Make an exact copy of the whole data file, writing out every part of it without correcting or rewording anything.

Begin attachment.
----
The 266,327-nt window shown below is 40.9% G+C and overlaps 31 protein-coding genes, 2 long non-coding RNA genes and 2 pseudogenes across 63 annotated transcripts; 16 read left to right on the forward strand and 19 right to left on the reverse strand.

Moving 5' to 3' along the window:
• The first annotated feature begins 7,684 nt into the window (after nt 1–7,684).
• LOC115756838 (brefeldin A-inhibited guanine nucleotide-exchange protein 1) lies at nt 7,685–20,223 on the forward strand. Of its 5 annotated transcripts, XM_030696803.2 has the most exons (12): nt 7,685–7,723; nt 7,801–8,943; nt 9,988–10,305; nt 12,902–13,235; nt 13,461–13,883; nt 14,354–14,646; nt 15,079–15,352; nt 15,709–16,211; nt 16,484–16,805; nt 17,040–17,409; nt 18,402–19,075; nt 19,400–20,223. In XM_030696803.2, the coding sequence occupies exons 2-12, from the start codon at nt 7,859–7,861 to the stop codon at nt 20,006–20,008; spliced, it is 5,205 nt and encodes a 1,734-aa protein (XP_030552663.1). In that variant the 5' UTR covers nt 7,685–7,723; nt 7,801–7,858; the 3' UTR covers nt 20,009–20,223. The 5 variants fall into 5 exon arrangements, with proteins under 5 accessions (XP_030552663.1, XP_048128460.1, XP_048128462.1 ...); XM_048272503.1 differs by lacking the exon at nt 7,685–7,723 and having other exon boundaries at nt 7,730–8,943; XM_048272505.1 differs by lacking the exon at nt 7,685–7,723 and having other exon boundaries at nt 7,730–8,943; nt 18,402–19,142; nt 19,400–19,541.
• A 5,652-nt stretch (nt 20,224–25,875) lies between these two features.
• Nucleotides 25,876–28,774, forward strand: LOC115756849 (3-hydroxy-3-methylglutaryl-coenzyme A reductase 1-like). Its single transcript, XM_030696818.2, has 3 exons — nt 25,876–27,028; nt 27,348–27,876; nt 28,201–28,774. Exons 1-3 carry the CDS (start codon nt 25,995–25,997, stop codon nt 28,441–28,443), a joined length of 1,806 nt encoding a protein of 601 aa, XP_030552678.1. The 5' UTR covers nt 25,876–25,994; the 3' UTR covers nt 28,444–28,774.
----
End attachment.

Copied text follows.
The 266,327-nt window shown below is 40.9% G+C and overlaps 31 protein-coding genes, 2 long non-coding RNA genes and 2 pseudogenes across 63 annotated transcripts; 16 read left to right on the forward strand and 19 right to left on the reverse strand.

Moving 5' to 3' along the window:
• The first annotated feature begins 7,684 nt into the window (after nt 1–7,684).
• LOC115756838 (brefeldin A-inhibited guanine nucleotide-exchange protein 1) lies at nt 7,685–20,223 on the forward strand. Of its 5 annotated transcripts, XM_030696803.2 has the most exons (12): nt 7,685–7,723; nt 7,801–8,943; nt 9,988–10,305; nt 12,902–13,235; nt 13,461–13,883; nt 14,354–14,646; nt 15,079–15,352; nt 15,709–16,211; nt 16,484–16,805; nt 17,040–17,409; nt 18,402–19,075; nt 19,400–20,223. In XM_030696803.2, the coding sequence occupies exons 2-12, from the start codon at nt 7,859–7,861 to the stop codon at nt 20,006–20,008; spliced, it is 5,205 nt and encodes a 1,734-aa protein (XP_030552663.1). In that variant the 5' UTR covers nt 7,685–7,723; nt 7,801–7,858; the 3' UTR covers nt 20,009–20,223. The 5 variants fall into 5 exon arrangements, with proteins under 5 accessions (XP_030552663.1, XP_048128460.1, XP_048128462.1 ...); XM_048272503.1 differs by lacking the exon at nt 7,685–7,723 and having other exon boundaries at nt 7,730–8,943; XM_048272505.1 differs by lacking the exon at nt 7,685–7,723 and having other exon boundaries at nt 7,730–8,943; nt 18,402–19,142; nt 19,400–19,541.
• A 5,652-nt stretch (nt 20,224–25,875) lies between these two features.
• Nucleotides 25,876–28,774, forward strand: LOC115756849 (3-hydroxy-3-methylglutaryl-coenzyme A reductase 1-like). Its single transcript, XM_030696818.2, has 3 exons — nt 25,876–27,028; nt 27,348–27,876; nt 28,201–28,774. Exons 1-3 carry the CDS (start codon nt 25,995–25,997, stop codon nt 28,441–28,443), a joined length of 1,806 nt encoding a protein of 601 aa, XP_030552678.1. The 5' UTR covers nt 25,876–25,994; the 3' UTR covers nt 28,444–28,774.